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I wish I could help you more but I discovered that I liked (in this order) Bombay (& not Sapphire--I just prefer the taste of regular Bombay), Boodles, Seagram's and that is what I order and how I buy it. My only rational is "so & so is better b/c I say so" ":^) Gin, as you mentioned, & like so many other spirits, is such a personal taste that no one can argue that your taste is wrong. They can argue that this gin is better made or has better ingredients but can not say that you do not like it.

There is a decent book on spirits that rates & evaluates not only gins but all distilled spirits & fortified wines called Kindred Spirits that I purchased several years ago. Paul Pacult wrote it and Hyperion published it. I found it on the close out rack so do not know if it has been updated or not. I do not necessarily agree w/ all of his ratings but it is nice to read the evaluations and that sounds like the information you seek. Good luck.

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Try Tastings.com's Spirit Search

They rate and describe various liquors/beers/wines.

Here's there blurb on their highest rated gin, Bombay Sapphire:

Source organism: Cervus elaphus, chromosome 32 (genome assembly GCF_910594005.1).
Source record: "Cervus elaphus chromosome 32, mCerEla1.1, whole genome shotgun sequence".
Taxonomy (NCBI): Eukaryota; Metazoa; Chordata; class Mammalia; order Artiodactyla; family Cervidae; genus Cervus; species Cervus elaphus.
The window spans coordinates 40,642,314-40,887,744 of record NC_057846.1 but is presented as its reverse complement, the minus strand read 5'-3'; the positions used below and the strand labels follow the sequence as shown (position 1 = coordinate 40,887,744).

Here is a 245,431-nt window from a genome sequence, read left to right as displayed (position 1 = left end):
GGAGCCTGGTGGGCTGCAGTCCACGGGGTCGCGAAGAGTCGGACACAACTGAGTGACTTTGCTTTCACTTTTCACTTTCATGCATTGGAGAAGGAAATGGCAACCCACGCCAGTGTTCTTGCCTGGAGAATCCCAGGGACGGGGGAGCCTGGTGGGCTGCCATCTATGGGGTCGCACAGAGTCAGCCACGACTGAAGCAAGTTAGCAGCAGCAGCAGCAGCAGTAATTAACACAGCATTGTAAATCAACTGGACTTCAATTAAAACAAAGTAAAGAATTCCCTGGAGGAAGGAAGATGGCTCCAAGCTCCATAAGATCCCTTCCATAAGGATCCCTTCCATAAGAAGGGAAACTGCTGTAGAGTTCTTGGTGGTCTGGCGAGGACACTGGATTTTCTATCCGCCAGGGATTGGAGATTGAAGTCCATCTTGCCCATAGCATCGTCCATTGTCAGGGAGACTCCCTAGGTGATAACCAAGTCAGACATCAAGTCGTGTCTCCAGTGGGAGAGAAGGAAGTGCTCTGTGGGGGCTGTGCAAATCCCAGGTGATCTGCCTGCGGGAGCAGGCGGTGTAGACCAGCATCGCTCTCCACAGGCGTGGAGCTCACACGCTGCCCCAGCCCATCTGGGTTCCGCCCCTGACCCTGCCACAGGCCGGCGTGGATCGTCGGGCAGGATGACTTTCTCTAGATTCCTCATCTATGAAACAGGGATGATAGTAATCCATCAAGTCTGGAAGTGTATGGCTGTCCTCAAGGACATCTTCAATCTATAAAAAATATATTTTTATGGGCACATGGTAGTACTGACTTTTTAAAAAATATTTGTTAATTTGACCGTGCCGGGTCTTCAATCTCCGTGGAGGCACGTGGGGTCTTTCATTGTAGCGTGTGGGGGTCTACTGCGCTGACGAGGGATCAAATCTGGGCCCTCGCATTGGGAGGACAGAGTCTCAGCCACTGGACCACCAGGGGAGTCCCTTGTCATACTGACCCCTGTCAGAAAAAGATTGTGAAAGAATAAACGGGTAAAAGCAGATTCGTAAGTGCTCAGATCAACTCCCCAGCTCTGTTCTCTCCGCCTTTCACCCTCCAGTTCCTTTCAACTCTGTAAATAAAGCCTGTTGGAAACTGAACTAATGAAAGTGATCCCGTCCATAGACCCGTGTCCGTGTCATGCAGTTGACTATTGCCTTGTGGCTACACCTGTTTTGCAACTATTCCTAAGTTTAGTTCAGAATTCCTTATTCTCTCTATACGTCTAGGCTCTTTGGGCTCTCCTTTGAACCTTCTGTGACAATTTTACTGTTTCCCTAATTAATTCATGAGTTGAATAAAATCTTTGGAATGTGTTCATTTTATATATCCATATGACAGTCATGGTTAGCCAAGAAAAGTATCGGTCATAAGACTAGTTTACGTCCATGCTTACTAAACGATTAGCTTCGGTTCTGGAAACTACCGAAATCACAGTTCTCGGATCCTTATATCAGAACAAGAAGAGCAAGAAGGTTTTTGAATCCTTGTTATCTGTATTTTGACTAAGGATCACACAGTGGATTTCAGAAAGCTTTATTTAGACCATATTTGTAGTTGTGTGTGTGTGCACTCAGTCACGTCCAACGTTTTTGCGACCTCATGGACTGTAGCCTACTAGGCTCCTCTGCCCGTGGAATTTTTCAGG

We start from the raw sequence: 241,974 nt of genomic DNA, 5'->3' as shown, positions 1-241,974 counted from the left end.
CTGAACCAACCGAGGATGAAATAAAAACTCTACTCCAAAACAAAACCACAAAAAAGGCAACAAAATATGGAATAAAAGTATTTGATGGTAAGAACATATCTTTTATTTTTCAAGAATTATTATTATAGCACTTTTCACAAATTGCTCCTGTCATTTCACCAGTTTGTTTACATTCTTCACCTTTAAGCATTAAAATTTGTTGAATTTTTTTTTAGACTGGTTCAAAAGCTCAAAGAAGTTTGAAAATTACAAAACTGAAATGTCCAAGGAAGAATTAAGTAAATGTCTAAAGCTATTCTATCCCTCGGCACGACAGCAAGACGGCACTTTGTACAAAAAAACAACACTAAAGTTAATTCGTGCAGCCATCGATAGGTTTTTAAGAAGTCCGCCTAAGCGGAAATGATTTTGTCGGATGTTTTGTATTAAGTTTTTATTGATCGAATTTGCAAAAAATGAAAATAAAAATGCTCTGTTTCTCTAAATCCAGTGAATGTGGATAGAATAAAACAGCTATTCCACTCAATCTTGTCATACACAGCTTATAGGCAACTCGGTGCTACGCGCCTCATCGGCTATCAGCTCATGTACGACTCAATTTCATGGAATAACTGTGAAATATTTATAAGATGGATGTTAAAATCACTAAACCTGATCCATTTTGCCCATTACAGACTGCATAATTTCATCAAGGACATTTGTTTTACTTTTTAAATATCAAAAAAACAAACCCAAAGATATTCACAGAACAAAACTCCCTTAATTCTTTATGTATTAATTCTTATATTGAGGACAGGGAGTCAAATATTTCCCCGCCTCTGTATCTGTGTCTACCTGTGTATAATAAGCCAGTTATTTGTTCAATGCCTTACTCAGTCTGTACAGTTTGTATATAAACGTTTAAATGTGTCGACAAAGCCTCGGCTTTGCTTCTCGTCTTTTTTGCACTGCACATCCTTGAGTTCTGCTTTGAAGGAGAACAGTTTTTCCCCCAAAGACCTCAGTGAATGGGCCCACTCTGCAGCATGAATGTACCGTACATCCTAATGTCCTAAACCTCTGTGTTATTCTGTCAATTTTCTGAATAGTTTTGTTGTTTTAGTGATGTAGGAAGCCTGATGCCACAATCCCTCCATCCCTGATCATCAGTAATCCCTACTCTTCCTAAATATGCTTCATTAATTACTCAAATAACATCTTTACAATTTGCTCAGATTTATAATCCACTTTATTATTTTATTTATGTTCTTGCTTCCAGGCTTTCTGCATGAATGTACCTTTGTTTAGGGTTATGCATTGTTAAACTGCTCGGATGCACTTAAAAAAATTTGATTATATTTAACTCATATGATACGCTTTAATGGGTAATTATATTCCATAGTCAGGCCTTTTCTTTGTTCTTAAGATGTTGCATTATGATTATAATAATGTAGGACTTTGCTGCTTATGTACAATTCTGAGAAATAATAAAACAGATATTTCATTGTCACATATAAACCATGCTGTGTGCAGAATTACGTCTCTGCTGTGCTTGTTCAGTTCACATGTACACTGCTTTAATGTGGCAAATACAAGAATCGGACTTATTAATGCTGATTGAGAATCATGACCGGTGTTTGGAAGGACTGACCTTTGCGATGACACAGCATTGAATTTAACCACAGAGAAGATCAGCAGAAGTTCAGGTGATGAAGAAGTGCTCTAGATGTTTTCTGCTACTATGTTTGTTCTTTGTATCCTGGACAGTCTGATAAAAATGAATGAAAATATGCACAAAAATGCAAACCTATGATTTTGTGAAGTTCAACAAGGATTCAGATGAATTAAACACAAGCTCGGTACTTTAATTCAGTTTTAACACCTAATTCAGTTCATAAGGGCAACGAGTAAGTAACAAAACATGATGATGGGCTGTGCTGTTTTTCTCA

97 • Bombay Sapphire Gin $18.69.

Clear. Perfumed juniper, bitter citrus, and brown spice nose. A very smooth entry leads to a glycerous, medium-bodied palate with intense orange and lemon peel flavors washed against a canvas of pungent, spicy juniper notes. Finishes for a mile. A great, ultra smooth gin.

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Try Tastings.com's Spirit Search

They rate and describe various liquors/beers/wines.

Here's there blurb on their highest rated gin, Bombay Sapphire:

97 • Bombay Sapphire Gin $18.69.

Clear. Perfumed juniper, bitter citrus, and brown spice nose. A very smooth entry leads to a glycerous, medium-bodied palate with intense orange and lemon peel flavors washed against a canvas of pungent, spicy juniper notes. Finishes for a mile. A great, ultra smooth gin.

Which brings up an interesting question . . .

Do you prefer your gin to taste like gin or your gin to taste like vodka?

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Try Tastings.com's Spirit Search

They rate and describe various liquors/beers/wines.

Here's there blurb on their highest rated gin, Bombay Sapphire:

97 • Bombay Sapphire Gin $18.69.

Clear. Perfumed juniper, bitter citrus, and brown spice nose. A very smooth entry leads to a glycerous, medium-bodied palate with intense orange and lemon peel flavors washed against a canvas of pungent, spicy juniper notes. Finishes for a mile. A great, ultra smooth gin.